Over the course of seven glorious (and some not so glorious) installments, the Star Wars saga has captured the imagination of its legions of fans. Of course, the series’ fantastical narrative is grounded in real world locations that are as magical as the Force itself. Here are fifteen Star Wars filming locations you can actually visit. Spoiler Alert: We’ll be talking Episode VII locations throughout, so if you’re the one person who hasn’t actually seen the newest installment in the most popular science fiction franchise in movie history, be ware of spoilers ahead.
1. Luke’s Homestead, Tatooine – Episode IV
You may not be aware, but Luke’s homestead has actually been turned into a working hotel. The Sidi Driss Hotel, in Matmata, Tunisia retains the original flare of the ’70s film for guests to wander through. That said, the reviews aren’t great. It’s considered a mediocre hotel where you’ll be treated to a bare minimum of luxuries, just like a real working moisture farm. But you’ll get bragging rights for staying there.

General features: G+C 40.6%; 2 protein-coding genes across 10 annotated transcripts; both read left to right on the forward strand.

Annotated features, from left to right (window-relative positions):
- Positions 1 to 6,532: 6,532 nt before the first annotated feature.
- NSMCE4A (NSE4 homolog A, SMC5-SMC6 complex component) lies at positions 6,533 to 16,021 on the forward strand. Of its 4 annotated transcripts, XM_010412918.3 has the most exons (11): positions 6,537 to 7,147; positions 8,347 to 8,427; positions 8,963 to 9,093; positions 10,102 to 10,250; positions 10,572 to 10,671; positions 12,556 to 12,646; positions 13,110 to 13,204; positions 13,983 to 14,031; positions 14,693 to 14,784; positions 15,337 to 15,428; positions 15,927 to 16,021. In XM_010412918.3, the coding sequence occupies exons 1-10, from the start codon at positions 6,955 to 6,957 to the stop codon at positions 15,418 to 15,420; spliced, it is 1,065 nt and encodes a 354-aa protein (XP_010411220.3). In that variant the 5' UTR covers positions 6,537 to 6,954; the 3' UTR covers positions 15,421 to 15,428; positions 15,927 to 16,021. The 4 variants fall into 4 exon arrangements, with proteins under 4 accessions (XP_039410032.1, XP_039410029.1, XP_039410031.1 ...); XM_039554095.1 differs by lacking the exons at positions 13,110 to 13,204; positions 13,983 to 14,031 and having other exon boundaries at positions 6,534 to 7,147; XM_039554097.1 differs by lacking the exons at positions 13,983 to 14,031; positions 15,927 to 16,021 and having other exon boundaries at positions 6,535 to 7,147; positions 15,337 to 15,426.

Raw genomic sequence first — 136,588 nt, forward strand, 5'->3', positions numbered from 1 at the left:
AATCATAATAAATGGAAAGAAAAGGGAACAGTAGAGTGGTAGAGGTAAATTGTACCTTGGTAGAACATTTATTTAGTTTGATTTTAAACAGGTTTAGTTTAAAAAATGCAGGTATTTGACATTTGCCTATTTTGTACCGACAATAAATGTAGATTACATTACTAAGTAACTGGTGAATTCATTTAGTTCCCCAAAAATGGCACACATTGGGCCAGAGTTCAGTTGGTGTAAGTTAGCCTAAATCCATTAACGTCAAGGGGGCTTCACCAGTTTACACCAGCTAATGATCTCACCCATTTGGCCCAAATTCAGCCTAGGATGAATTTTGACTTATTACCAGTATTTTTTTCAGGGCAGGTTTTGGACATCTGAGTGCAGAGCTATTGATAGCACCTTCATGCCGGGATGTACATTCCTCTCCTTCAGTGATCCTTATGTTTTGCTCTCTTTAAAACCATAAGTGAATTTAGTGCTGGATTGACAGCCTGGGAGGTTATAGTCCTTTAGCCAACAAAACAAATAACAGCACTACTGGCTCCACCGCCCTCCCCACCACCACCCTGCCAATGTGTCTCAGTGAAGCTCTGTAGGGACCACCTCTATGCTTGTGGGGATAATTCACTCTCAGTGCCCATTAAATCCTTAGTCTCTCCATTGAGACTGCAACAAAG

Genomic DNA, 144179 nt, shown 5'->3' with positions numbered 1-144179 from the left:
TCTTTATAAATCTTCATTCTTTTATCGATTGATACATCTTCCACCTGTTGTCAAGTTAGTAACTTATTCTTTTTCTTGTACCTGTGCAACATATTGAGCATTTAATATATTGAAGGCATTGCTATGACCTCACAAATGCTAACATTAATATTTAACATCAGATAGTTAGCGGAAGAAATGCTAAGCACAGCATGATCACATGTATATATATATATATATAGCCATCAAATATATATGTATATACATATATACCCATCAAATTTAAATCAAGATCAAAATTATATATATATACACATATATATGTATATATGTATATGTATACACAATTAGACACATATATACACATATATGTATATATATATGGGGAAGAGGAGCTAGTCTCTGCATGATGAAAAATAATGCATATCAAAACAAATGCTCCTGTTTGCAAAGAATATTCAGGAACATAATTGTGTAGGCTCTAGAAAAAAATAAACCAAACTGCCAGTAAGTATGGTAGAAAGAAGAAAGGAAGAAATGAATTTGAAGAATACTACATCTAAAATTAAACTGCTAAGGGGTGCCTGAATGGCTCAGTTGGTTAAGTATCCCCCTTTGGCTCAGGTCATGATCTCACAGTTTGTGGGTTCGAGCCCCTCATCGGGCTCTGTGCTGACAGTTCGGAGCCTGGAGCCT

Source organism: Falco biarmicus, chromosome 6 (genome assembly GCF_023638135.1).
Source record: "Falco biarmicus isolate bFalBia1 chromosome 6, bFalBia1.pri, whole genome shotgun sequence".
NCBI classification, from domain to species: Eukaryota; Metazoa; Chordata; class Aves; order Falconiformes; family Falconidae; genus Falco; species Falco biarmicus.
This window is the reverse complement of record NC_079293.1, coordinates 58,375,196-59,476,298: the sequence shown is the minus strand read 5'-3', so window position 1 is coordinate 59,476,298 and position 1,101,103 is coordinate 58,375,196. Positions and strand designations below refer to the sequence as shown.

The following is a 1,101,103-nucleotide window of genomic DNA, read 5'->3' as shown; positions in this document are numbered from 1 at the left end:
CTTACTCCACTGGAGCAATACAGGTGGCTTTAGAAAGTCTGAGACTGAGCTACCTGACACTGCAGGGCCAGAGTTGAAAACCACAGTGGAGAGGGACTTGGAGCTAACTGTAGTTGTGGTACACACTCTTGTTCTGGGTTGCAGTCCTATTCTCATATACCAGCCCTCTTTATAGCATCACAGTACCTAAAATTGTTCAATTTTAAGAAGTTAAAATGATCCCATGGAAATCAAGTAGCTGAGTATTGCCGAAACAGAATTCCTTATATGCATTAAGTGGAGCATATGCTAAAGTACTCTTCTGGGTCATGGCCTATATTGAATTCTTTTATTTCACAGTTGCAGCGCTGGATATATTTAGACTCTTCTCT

2. Surface of Tatooine
In one of the most iconic shots in film history, Luke Skywalker ascends to the surface of Tatooine to contemplate his future as the planet’s twin suns set over the sprawling desert. The shot was made in Chott el Jerid, Tunisia, one of the most gorgeous environments in the world. If you can take the heat, it’s well worth a trip for the vistas alone.
3. The Lake Country Retreat
Remember Episode II, when Anakin Skywalker and Amidala hide out on that gorgeous planet? It’s that place where all those cheesy romance scenes take place against a backdrop of pastoral splendor. Well, that place is real. It’s Villa del Balbianello in Lake Como, Italy and it’s so beautiful you just might weep without shame.
4. The Fourth Moon of Yavin
In the original film, the Rebel Alliance has set up their headquarters on the fourth moon of Yavin, and it’s pretty easy to see why. The lush jungles and ancient buildings are wonderful to behold. You don’t have to leave the planet to visit them in person. They’re in Tikal, Guatemala amid the ruins of an ancient Mayan city.